The emergence of quality farmstead
artisinal cheeses in the United States and a rejuvenated
interest in the cheese course in Fine Dining has lead
a frontier of interest focused on cheese. Restaurants
of all price points have followed the' fine dining' lead
in the market and incorporated cheese into there menu's.
Some using the more traditional venue of a selection of
cheese after the main course and others pushing the envelope
with creative menu items. Here is some basic information
that might be helpful in riding the wave of cheese.
Traditionally the cheese course is served between the
entree and dessert. It is occasionally
found on dessert menus in place of a pastry. In my Dining
Room I encourage the guest to have a small cheese course
between the entree and dessert. I feel it satiates the
palette and finishes the meal nicely but doesn't satisfy
a desire for something sweet. My favorite accompaniment
to cheese is fruit and nuts. Pears, apples, figs, and
grapes are a wonderful choice. (Not all fruit pairs
well with cheese!)
An alternate accompaniment to cheese would be a small
salad. Hard core cheese lovers tend to select a simple
white baguette to accompany the cheese. However fruit
and nut breads are a nice choice as well.
A specialty accompaniment from Spain is a pressed dried
fig cake with almonds or a pressed dried plum cake with
prunes. The basic rule is taste the cheese you are serving
with its accompaniment and ask yourself does it compliment
the flavor or adversely affect the taste of the cheese.
Some accompaniments can upstage or overshadow the subtle
nounces of the cheese flavor. Trust your palette to
dictate the accompaniment.
When you are putting together a cheese course it is
important to have the three main varieties of cheese
made from cow's milk, sheep's milk, and goat's milk
present. Then consider the textures of the cheeses.
Hard, semi soft and creamy cheeses add complexity to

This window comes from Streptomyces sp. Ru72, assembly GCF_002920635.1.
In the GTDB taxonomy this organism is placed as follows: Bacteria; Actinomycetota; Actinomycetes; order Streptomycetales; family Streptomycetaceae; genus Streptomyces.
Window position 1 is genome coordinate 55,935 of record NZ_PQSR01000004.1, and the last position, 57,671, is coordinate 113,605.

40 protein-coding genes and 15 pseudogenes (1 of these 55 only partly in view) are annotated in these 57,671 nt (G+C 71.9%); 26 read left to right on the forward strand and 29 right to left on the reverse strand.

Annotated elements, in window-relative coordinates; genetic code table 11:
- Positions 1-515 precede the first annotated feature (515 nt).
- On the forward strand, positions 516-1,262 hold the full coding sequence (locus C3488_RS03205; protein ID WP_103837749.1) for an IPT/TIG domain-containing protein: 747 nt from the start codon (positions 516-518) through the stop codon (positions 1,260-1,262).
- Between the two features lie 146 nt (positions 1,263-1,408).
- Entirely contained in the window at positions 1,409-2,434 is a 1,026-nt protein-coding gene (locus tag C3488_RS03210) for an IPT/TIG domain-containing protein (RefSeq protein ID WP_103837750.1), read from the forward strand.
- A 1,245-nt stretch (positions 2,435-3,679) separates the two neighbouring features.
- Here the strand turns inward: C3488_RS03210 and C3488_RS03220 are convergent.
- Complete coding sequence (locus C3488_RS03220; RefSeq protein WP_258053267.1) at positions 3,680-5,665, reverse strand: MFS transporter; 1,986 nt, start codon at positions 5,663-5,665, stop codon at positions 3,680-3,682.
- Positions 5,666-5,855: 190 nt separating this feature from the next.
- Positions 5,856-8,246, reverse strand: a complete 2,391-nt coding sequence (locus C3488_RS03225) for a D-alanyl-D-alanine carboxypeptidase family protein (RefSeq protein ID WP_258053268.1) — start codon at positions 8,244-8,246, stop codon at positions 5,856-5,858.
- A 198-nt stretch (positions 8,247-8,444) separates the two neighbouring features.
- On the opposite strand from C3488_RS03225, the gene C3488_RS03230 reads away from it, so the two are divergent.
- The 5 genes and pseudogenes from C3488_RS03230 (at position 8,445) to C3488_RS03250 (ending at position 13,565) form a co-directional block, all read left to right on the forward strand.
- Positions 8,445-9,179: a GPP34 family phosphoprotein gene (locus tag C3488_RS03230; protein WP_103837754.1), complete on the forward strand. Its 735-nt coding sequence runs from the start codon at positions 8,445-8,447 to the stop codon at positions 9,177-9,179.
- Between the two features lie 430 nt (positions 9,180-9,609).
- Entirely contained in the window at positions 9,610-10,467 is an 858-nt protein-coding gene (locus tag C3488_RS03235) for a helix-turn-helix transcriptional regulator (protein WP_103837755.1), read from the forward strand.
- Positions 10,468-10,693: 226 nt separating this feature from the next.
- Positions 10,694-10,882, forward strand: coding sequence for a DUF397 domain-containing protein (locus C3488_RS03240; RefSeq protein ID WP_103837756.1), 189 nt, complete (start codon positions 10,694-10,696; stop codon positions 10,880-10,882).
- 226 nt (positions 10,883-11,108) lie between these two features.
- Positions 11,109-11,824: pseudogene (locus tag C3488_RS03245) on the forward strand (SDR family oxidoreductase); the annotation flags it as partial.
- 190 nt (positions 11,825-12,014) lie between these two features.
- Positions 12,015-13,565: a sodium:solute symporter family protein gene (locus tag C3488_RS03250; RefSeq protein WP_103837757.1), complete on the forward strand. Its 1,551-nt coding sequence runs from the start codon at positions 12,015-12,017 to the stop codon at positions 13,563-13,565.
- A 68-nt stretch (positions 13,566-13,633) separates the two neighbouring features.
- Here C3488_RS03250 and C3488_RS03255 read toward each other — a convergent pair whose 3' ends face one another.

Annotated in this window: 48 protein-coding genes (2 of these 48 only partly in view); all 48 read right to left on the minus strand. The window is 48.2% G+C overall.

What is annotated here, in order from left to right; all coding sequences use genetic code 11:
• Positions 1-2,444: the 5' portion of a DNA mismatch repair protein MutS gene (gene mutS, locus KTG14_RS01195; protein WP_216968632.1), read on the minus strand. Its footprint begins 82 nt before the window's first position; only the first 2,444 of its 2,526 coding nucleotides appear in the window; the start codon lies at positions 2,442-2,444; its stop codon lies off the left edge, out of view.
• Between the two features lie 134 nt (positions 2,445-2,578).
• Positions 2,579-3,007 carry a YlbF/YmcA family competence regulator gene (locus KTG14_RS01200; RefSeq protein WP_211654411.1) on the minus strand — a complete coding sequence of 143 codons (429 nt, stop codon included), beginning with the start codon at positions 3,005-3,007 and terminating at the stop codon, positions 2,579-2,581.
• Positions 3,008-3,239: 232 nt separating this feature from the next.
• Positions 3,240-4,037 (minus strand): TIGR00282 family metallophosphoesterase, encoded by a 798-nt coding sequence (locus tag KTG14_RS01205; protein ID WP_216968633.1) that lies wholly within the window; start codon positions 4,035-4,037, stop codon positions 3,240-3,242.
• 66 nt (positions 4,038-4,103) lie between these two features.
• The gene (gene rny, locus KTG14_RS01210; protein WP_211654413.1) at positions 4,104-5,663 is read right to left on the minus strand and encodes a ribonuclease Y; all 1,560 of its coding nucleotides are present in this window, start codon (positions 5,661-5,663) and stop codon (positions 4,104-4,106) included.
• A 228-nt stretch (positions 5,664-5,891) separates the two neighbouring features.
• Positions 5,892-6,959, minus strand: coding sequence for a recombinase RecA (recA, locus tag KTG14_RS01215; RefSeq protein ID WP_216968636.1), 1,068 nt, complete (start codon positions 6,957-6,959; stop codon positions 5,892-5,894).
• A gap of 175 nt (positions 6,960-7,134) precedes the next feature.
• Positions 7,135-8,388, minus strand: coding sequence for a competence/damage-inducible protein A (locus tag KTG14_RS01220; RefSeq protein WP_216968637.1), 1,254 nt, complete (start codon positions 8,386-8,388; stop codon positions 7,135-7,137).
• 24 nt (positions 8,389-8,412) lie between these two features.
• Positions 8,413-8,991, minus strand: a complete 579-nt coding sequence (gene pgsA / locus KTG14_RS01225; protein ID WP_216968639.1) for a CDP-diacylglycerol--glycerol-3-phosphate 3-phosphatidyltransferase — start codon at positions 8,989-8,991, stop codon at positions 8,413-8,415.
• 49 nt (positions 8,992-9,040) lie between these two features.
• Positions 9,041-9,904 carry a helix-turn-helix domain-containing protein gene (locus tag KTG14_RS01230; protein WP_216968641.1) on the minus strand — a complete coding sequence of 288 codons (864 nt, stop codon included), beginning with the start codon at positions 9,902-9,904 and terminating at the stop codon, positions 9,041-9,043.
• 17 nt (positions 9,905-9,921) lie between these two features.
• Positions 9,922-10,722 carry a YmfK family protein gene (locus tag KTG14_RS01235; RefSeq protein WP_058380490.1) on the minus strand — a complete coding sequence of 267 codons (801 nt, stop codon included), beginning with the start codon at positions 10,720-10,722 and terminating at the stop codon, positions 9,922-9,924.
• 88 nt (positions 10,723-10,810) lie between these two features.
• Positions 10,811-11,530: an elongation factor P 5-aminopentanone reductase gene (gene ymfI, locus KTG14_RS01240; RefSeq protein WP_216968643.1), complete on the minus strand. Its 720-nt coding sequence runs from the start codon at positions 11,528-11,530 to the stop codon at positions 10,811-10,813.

the course. The next step is to offer cheeses with different
flavor intensities. The cheese should be arranged mildest
to strongest starting like the face of a clock working
from right to left. Finally, a more sophisticated approach
would be to offer diversity in the style of cheese making,
utilizing flourished rind and wash rind cheeses.
Over the past 10 to 15 years several wonderful varieties
of American cheese have come into the market. Many of
the American cheese makers are still so small that it
is difficult to find the cheese unless you have a personal
connection with the cheese maker or live near a farmers
market that supports small producers. However, there
are a few exceptional quality cheeses produce by cheese
makers that have farms large enough and have been through
trial and error long enough that they can deliver a
consistent quality product... These handful of people
are honored and respected in the restaurant industry.
Judith Schad's Cannon Ball, Crocodile &
Sofia Goats Cheese
To produce a farmstead artisinal cheese the animals
need to be raised on the farm and milked where the cheese
is hand made. This requires the cheese maker to be skilled
in raising animals, managing a farm, making cheese,
running a business that turns a profit, marketing the
cheese and making sure it reaches its destination in
optimal condition all at the same time. It is a relentless
process that demands 24-hour attention and care. The
tentative hold many of these artisans have on there
trade and the difficulties facing these small family
run farms requires the appreciation and understanding
of the restaurant industry. Some of the American farmstead
artisinal cheese on the market now can be tasted side
by side with the best cheese in the world and match
the quality with there own distinct style and uniqueness.
One of the best, Judith Schad, makes farmstead artesian
goat cheese. Her farm is in southern Indiana on the
boarder of Louisville, Kentucky. She has approximately
180 goats on a beautiful picturesque farm. The care